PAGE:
Anger? I was working with a client this morning who has lots of anger and rage issues. The exact change that I made for my client was this. Instead of him saying ” I’m sorry, please forgive me, thank you, I love you. I’m having him say ” I forgive you” and that’s it. He’s saying “I forgive you” to his anger, his illnesses, his headaches, etc. and the response was more than interesting.
With most therapeutic modalities, the general concept is to identify the key issue and heal it, solve it , take it away, add to it or in some way shape or form make it different so that when the stimulus (as they frequently will) appears there is a different response and the client takes responsibility for all of the process.
The Concept of Ho’oponopono is completely different with respect to whom is actually responsible and it is you (healer, helper, etc) who is taking responsibility and asking for “forgiveness”. In this modality, the reason that the client has pain, anger, death, and disease, etc., is that YOU have those things, thoughts and behaviors inside of you and they are manifesting in the physical world as a reminder that you need to remove those things from your world. I completely get that, but not everyone does.
In the case of this particular client, he has been doing this Ho’oponopono prayer daily for who knows how long but with little relief to his anger and subsequent health issues. We have tried several things but the structure of the ASKING FOR FORGIVENESS was still the same. So with this new method, instead of him being in a “one-down” position and asking for forgiveness he is in a one-up position and is GIVING the forgiveness. For some people, it’s all about the perceived position and that can make the difference that makes a difference.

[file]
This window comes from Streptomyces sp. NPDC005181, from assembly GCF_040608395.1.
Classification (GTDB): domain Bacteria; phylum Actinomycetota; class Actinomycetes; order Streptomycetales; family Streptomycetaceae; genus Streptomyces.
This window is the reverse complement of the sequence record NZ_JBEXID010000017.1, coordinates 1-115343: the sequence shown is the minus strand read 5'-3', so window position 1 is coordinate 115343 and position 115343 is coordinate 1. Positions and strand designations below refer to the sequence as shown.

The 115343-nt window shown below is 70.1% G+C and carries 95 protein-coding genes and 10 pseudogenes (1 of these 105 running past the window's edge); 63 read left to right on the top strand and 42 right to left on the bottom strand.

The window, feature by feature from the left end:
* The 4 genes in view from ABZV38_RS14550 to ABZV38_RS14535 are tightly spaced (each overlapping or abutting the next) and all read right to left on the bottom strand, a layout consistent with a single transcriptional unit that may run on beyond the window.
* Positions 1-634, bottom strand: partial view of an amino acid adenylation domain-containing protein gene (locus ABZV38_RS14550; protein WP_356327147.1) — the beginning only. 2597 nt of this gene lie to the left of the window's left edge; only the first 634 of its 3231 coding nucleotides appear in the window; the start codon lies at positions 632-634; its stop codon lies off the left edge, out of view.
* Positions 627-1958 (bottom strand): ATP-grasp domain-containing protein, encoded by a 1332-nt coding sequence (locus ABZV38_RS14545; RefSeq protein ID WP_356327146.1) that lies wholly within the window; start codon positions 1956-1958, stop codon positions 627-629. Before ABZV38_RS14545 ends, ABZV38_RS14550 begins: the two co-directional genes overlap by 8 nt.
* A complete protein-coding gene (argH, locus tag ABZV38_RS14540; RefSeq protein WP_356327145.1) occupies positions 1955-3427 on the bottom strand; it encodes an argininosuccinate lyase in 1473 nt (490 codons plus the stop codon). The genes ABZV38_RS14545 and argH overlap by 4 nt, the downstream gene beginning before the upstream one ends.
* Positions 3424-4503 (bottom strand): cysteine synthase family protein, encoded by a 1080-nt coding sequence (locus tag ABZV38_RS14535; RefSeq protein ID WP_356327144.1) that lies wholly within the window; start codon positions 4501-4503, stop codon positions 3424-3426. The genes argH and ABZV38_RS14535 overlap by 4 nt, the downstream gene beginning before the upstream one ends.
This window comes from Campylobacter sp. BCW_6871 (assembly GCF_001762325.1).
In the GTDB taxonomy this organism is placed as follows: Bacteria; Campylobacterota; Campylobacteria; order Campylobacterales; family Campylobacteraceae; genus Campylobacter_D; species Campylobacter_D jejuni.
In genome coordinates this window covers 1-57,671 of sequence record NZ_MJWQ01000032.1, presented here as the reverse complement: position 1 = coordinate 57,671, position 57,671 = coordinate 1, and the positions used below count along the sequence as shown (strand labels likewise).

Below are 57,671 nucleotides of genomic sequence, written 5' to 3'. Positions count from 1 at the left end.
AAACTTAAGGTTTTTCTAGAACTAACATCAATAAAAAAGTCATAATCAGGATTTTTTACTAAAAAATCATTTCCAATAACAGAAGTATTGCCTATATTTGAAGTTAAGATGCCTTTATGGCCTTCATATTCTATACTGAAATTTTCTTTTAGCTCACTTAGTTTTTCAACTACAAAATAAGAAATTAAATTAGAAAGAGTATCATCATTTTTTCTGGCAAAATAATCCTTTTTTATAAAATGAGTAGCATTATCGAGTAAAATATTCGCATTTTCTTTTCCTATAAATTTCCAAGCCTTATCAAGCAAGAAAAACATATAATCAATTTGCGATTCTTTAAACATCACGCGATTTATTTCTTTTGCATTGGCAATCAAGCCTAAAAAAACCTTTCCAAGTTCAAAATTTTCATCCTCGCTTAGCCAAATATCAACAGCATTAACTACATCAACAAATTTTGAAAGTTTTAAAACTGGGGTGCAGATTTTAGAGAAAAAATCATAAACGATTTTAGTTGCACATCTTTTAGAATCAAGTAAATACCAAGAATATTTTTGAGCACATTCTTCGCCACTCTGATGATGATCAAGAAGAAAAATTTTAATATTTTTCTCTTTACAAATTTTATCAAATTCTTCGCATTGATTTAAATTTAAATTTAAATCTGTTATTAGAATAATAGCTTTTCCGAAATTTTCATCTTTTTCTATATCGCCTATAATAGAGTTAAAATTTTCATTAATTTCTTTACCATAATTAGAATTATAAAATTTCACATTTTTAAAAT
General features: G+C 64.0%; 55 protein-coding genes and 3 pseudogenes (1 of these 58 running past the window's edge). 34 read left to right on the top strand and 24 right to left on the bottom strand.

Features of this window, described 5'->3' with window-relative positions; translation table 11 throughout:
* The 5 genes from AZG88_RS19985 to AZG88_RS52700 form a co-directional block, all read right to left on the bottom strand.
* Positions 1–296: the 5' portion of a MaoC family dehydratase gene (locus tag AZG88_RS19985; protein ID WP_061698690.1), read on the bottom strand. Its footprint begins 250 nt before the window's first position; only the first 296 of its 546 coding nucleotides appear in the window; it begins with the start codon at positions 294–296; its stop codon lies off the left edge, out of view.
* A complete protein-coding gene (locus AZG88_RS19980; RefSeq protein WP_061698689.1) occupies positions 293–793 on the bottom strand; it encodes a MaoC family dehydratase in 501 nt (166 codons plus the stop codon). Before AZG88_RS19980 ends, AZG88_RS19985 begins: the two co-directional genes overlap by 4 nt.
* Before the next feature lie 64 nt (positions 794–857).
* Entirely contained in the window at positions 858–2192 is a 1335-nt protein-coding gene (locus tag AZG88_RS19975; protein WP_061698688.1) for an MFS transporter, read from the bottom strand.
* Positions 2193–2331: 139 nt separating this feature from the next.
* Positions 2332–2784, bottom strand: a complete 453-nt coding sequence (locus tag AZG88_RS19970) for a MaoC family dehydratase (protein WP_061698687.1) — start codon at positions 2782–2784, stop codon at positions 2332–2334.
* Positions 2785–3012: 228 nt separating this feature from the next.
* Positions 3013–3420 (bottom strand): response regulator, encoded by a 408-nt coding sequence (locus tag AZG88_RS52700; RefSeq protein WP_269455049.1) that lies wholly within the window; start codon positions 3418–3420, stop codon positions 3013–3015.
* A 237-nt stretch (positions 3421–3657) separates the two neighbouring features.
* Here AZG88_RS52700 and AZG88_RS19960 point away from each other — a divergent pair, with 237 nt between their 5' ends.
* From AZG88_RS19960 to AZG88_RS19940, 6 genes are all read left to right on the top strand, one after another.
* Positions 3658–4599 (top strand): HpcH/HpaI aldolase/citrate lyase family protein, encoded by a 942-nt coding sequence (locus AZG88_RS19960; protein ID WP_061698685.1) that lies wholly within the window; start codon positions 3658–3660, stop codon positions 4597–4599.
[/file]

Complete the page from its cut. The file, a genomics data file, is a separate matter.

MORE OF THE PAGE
When I learn something new, I’m like a kid with a new Tonka truck. I want to see where these things work, where they don’t work and what happens when you do it backward or out of order. Yep, I’m that kid who took apart the television while my parents were sleeping.
From a linguistic standpoint, my position is that the structure of the Ho’oponopono prayer is grammatically ill-formed. I want to clarify that isn’t wrong, actually far from it. In the field of linguistics, there isn’t a RIGHT or WRONG, there is good and then there is better. The process as it is has worked, EFFECTIVELY as is for hundreds maybe thousands of years but that doesn’t mean that tweaking or customizing it for an individual won’t or cannot make it better. I’m about getting results. For those of you who just have to do stuff they way they did 50,000 years ago, just deal with it.
Give this a try and let me know about your results good or otherwise. I feel that we need to be open to modification of “age-old” processes so that we can modify them into a pattern that works without “modern” understanding of our language. Afterall, it wasn’t too long ago that “bad” meant bad as in something other than good, instead of “bad” meaning “good” as it does in today’s interpretation of our language.
Try it for a week and send me an email
Michael Harris, PhD